Barbarian Pirates to Lavish Yachts- The History of Cannes
From Vicious Pirates to Affluent Yachties, the History of Cannes is Truly Fascinating
As you gracefully glide into the bustling ports of Cannes, or as you gleefully stroll along the magnificent Croisette dwarfed by the fabulously luxurious palaces that line the oceanfront walkway, it is easy to assume that this now famous playground of the rich and famous has always been so. It is hard to fathom that this elegant city’s origins lie in that of a fishing port, and the tale of our home’s development is rich and truly fascinating. By delving into the history of Cannes, we see the immaculately positioned bay transform from an impoverished village blighted by violence into a haven for the affluent and their extravagant lifestyles. Believe it or not, it wasn’t always so easy to charter a yacht in Cannes!
As far back as the 2nd century BC, people have inhabited the land that Cannes now sits on, although their ancient dwellings would have been a far cry from today’s glitzy hotels and luxurious villas! Like much of modern day Europe, the Roman Empire engulfed what is today known as Cannes, and the ruins of Roman architecture can be found to this very day on the beautiful Lerins Islands. Le Suquet is the site of the original Roman settlement, and is a beautiful, historically rich district categorized by winding cobbled lanes that snake up this enchanting hill. As the Roman Empire waned in its strength, Christianity’s influence began to be felt throughout the region, with the first monastery in the Cote D’Azur erected on Saint-Honorat where legend states that Saint Patrick studied. These islands are often the first stop on the exciting itineries of those who decide to charter a yacht in Cannes and explore the treasures that the Med offers.
Following the fall of the Roman Empire, barbarians embarked on regular attacks on the small fishing village, with Barbarian pirates terrorizing the crystal clear waters where magnificent superyachts now play. Medieval times in Cannes, or Canua as it was then known, were defined by violence and instability. The Saracen’s continued onslaught on the area led to the need for fortification, and so the monks, whose power reached far beyond their home on the Lerin Islands, built a castle on the mainland to protect themselves and the village. The old castle remains today, perched majestically on Le Suquet, peacefully watching over the beautiful superyachts at rest in the Old Port. It wasn’t until the 16th century that the monks’ power finally dwindled, and Cannes became independent. In the centuries to follow, there were numerous battles on the nearby Lerin islands, and Cannes developed from a small fishing village into a small town with an estimated 600 homes: still a far cry from the now beautiful city that one cannot help but to fall in love with.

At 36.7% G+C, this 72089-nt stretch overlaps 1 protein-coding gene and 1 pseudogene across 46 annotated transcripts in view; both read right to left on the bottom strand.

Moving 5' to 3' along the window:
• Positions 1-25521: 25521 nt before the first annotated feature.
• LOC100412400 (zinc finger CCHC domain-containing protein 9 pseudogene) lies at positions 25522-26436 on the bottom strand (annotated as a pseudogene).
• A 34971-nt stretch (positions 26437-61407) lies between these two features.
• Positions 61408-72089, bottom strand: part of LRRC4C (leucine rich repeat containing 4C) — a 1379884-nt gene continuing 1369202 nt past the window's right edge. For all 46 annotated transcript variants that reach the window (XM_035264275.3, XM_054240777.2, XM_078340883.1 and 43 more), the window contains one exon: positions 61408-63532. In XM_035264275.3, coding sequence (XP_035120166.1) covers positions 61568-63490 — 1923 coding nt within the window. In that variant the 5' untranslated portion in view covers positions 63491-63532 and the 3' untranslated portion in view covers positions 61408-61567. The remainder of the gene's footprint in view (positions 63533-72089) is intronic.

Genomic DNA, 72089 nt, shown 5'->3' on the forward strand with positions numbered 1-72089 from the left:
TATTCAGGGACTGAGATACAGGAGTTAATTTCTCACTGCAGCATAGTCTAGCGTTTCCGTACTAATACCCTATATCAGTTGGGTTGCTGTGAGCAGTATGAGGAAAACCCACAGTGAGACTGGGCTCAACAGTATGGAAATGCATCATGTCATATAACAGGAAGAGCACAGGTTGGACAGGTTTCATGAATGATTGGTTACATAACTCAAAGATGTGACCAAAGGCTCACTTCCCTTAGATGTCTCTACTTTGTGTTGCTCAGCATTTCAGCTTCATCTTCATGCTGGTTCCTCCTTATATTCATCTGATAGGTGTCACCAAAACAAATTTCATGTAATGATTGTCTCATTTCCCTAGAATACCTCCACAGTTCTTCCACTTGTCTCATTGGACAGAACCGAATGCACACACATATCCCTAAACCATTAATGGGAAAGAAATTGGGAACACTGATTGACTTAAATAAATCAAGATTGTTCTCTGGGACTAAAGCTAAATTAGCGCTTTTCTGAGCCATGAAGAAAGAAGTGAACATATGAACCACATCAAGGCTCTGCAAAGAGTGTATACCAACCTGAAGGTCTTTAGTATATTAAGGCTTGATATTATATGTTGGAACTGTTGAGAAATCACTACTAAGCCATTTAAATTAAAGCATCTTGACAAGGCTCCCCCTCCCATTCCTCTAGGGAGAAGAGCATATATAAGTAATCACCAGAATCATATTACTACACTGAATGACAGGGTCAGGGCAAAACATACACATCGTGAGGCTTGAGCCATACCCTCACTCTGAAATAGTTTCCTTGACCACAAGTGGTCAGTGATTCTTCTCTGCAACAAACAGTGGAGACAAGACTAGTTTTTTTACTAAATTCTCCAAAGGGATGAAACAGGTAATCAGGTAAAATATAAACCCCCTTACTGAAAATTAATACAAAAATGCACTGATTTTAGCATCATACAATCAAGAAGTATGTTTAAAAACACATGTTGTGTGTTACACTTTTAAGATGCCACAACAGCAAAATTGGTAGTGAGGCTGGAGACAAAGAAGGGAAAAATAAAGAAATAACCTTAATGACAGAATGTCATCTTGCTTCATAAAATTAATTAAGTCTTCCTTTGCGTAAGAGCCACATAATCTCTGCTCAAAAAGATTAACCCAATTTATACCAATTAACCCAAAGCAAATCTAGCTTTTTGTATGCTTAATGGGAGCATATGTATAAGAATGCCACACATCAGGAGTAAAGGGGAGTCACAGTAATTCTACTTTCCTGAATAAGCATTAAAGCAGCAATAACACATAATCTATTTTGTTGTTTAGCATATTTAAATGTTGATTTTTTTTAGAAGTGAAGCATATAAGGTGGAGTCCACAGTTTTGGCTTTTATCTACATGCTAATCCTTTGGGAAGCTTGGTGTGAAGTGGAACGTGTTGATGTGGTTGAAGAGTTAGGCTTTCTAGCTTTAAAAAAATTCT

As Intriguing as it is Coincidental
The tale of how Cannes finally became the playground of society’s elite is as intriguing as it is alarmingly coincidental, and one that many of today’s visitors have never heard. It was the year 1834, and the British aristocrat Lord Brougham was forced to halt his journey to Italy due to a cholera outbreak that made Nice, which was then part of the Kingdom of Piedmont-Sardinia, impassable. Like many visitors today, he quickly fell in love with the town and built a villa here. In the years to come, the British aristocracy became enchanted with the small town and many frequently visited, with some choosing to follow in Brougham’s footsteps by building villas in the area. After a railway was built stretching across the Cote D’Azur, Cannes became more accessible and European royalty began to holiday in the town along with others along the Riviera. Following the First World War, the town aroused the interest of an increasing number of Americans. With this cross-Atlantic influence, Cannes quickly became the haunt of the rich and famous.
From Violence to Glamour- Cannes Today
Today, Cannes is famous world wide for its international film festival, and many visitors annually flock to the region from around the globe for a week in May to soak in the glamour and luxury that this Mediterranean haven offers. The film festival began after the German occupation of Southern France ended, and has become a highlight in the calendar of many. The Old Port and Port Canto become showrooms for the most elegant and spacious superyachts to grace the Med, and the streets of Cannes rumble with the electrifying growl of supercars. Many of those who wish to sip on the glass of luxury choose to charter a yacht in Cannes, competing over who has the most breathtaking vessel, or who has the most powerful supercar. This world of elegance and luxury that we know and love cannot be more contrary to the small, impoverished settlement that sat here just two centuries ago.
With thanks to Adam Reynolds for his interesting views on Cannes!
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